Why Singapore is digitalising its green data
The city is also testing lightweight drones to better maintain and inspect trees
Singapore is set to become the first country to 3D map its whole land mass. Although Melbourne, New York City and others are taking similar action, the city-state will become the first country to do so.
To better manage and more efficiently maintain its green spacesâ"at the same time improving urban planning and land useâ"the âCity in a Gardenâ began to digitalise its data four years ago, part of which includes 3D mapping of trees.
Named as the worldâs greenest city by MIT-Senseable City Labs last year, the project continues a tree and green-focused policy that Singapore began when the former Prime Minister, Lee Kuan Yew, started a tree planting campaign that has helped the city now count six million treesâ"including two million in urban areas.
Using LiDAR, a laser surveying method which scans the trees, the National Parks Board can then identify and extract the tree data and create models.
âWe manage about 15,500 hectares,â explained Tan Chong Lee, Assistant Chief Executive Officer, National Parks Board. âA lot of the data was previously used in a very bespoke manner, with each sector managing their own data. It was not really shared.â
Since then, the board has worked with GovTechâ"the agency in charge of digitally transforming government departmentsâ"to consolidate this data into a common platform, called MAVEN. Park officials have access to this on their smartphones and computers and includes a geospatial data base, satellite imageries, and data exchange standards. The public can also report tree issues through the app and website, trees.sg.
âNow, this platform allows each sector to share with each other, with other government agencies as well as the public,â added Tan. âWe can identify who is in charge of a particular area.â
Key reasons for moving to digitalisation include a greater need to manage cost of service delivery and to open up new opportunities through digital technologies. The 3D inventory began in 2016 and is set to be complete by next year. It will also help NParks study tree behaviour under extreme conditions, like wind and rain.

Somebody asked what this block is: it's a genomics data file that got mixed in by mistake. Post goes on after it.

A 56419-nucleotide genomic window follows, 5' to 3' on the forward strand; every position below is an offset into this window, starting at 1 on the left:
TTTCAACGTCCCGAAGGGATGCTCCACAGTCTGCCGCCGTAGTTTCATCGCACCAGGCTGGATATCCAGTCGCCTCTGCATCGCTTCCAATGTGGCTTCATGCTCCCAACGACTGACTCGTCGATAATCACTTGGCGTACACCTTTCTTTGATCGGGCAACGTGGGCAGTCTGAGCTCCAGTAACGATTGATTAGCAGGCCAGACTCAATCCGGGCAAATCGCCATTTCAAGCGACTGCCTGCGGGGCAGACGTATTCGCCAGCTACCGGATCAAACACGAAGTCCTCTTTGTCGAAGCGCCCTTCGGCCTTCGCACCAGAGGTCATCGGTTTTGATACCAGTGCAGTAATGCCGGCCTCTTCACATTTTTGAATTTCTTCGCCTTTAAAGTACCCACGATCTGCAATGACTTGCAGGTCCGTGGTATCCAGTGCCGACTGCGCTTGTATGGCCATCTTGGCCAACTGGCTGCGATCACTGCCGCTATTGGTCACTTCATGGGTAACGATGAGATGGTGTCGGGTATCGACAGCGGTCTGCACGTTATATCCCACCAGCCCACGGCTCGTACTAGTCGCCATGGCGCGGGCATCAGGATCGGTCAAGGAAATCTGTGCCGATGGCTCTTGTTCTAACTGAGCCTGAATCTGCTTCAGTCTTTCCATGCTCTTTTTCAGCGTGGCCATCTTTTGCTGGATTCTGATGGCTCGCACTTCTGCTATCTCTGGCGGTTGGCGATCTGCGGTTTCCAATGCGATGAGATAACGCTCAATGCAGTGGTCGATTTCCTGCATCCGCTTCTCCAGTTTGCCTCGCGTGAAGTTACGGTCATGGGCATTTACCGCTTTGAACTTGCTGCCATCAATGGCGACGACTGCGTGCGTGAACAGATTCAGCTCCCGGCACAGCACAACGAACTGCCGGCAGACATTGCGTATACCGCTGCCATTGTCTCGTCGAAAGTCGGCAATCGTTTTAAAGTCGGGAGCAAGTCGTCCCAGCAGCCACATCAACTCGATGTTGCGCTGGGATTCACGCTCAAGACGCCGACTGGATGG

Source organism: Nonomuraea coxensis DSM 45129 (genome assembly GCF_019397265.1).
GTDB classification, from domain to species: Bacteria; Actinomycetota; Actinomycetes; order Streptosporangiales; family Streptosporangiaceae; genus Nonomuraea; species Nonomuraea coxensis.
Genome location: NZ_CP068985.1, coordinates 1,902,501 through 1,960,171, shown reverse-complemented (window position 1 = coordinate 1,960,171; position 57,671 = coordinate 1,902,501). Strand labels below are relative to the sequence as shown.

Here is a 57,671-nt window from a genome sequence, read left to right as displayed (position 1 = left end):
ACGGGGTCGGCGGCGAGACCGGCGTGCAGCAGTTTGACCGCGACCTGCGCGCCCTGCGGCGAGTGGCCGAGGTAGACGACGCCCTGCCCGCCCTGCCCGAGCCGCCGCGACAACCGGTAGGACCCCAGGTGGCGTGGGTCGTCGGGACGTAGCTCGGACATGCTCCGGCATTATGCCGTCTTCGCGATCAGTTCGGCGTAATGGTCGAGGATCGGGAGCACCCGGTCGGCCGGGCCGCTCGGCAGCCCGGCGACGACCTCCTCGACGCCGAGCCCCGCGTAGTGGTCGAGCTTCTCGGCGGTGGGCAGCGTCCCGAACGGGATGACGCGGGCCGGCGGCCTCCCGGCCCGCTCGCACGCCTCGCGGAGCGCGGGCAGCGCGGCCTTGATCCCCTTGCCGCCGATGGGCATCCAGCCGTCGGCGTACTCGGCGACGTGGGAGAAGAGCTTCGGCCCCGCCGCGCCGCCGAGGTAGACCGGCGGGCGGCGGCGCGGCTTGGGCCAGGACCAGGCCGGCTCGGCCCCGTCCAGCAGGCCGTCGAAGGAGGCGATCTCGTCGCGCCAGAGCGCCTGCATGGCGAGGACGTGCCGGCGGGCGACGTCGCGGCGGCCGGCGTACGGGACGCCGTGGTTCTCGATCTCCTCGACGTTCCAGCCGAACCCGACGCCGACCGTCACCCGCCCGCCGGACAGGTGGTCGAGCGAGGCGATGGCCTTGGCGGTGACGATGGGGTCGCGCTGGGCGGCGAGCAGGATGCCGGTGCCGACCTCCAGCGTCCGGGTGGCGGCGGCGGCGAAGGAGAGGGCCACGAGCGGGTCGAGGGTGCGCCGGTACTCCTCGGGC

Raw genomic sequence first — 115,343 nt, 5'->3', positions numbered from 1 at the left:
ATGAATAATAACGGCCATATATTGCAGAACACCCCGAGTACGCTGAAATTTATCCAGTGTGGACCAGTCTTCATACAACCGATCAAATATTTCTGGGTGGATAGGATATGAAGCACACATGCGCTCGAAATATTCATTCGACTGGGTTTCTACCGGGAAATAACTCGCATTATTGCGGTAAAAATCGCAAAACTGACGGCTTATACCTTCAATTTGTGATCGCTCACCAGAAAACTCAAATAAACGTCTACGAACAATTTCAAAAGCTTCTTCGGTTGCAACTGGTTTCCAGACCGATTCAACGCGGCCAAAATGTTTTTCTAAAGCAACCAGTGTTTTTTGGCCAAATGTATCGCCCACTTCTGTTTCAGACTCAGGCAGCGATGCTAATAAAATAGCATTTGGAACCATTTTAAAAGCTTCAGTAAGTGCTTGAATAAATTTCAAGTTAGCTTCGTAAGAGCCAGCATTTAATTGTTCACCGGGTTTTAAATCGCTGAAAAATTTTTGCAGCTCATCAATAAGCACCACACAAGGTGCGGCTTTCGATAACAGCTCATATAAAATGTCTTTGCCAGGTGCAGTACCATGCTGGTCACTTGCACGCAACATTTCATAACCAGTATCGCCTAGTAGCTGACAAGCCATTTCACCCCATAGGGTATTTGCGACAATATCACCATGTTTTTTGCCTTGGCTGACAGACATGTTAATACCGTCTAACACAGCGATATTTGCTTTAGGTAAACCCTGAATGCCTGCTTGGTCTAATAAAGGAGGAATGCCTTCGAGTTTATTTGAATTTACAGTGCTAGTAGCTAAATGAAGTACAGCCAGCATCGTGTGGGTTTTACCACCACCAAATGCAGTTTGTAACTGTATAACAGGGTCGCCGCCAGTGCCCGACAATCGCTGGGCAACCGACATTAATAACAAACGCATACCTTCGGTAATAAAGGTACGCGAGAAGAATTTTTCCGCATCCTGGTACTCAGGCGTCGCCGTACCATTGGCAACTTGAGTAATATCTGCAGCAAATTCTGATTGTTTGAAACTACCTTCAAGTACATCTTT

With so many trees close to busy roads and streetscapes, Tan takes seriously his responsibility of maintaining healthy trees, with data helping ensure these safety efforts.
New approaches to emerge include more accurate lawn cutting using laser technology, robot lawn mowers, and telescopic video and special light weight drones to inspect trees.
âWe are now testing lightweight drones that can actually fly around the tree and inspect it, and can fly within the tree top,â said Tan. âWith the camera and video it allows us to look more closely.â
This has saved the city considerable time and resources, as in the past a team member would have to climb up the tree and manually inspect it.
âWithin a matter of minutes we can now take a visual and identify defects in the tree,â said Tan.
He added that the digitalisation plan is âall part of nurturing a biophilic community, by establishing a virtuous cycle between the flourishing of our green spaces and the enhancement of civic ownershipâ.
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Login RegisterSource: Google News Singapore | Netizen 24 Singapore